It's a stark reality in the white blues/rock world that, if you wanna add your voice to those of the greats, you gotta make an album as gritty and awe-inspiring as the unparalleled blues/rock achievement of the Rolling Stones' Exile on Main Street (note: it's greatness owes a lot to a number of uncredited contributors -- Dr. John first among them for his horn arrangements generally and masterful piano on Let it Loose).
When U2's Rattle and Hum (album and film) came out, certain reviewers got my inner circle discussing the question "[W]as Rattle and Hum U2's Exile on Main Street? Of course, we were trying to judge way too soon, and got it wrong. Great as it is, Rattle and Hum is no Exile on Main Street.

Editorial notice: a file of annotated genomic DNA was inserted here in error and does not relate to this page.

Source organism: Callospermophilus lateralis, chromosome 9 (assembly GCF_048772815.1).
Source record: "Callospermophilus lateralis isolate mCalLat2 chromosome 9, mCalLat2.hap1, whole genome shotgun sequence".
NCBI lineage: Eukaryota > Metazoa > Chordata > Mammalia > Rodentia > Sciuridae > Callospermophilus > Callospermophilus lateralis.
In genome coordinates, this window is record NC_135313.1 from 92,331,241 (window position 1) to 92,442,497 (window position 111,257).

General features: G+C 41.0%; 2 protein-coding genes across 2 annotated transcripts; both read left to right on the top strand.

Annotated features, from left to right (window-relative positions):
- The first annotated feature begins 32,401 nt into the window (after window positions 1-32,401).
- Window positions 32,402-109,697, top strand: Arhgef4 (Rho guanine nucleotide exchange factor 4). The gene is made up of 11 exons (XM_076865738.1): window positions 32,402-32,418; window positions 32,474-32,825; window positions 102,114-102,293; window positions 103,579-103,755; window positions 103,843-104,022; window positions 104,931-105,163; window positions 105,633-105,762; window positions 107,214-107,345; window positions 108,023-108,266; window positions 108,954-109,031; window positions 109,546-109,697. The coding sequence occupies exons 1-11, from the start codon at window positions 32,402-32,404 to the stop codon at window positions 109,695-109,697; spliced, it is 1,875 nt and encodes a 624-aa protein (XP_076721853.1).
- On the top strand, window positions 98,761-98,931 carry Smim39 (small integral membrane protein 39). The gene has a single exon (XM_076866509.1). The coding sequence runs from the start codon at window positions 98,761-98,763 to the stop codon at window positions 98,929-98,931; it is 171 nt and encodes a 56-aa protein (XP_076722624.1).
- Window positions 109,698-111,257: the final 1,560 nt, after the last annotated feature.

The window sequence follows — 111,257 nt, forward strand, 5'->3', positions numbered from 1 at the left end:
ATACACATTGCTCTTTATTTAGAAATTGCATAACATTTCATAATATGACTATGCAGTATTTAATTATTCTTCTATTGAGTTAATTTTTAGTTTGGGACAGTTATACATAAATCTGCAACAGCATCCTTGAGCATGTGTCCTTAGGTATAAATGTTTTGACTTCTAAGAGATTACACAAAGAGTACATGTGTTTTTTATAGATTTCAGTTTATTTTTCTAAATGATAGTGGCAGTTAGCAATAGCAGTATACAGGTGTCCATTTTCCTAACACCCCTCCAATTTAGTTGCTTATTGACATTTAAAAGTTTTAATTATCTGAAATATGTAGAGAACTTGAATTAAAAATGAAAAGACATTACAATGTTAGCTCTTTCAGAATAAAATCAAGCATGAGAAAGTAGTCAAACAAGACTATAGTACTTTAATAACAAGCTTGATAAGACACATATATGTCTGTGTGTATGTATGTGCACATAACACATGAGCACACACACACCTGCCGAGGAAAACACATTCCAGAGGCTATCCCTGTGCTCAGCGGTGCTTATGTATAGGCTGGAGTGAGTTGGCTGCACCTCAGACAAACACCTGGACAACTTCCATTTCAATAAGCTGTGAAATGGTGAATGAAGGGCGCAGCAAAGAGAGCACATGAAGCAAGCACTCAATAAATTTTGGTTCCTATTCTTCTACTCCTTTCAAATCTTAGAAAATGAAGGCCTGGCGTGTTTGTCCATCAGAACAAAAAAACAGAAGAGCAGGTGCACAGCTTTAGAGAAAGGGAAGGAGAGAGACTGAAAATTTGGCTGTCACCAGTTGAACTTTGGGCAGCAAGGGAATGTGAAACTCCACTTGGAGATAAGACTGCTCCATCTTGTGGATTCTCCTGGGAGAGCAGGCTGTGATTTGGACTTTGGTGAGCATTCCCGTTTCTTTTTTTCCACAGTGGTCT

It takes decades, at least, to evaluate an album's place in rock history. So let me try this one again. In 1969, Creedence Clearwater Revival ("CCR") released a trilogy of superb albums:
(released January 1969)
(released August 1969)
Willy and the Poor Boys
(released November 1969)
I would argue that this diverse, written-mostly-while-touring trilogy is CCR's Exile on Main Street. The radio domination of the albums' singles such as "Proud Mary" and "Bad Moon Rising" tell only part of the story. Green River contains some of the best Cosmic American Music Grams Parsons didn't make, two examples, Lodi and Wrote a Song for Everyone. And if you don't think John Fogerty and the boys can reach the black delta mud of serious blues/rock, served straight up, then check out Green River's deep album tracks.
I will save discussion of the other two '69 CCR albums for another time. Come on mate (or Sheila), what do you say, whatcha think?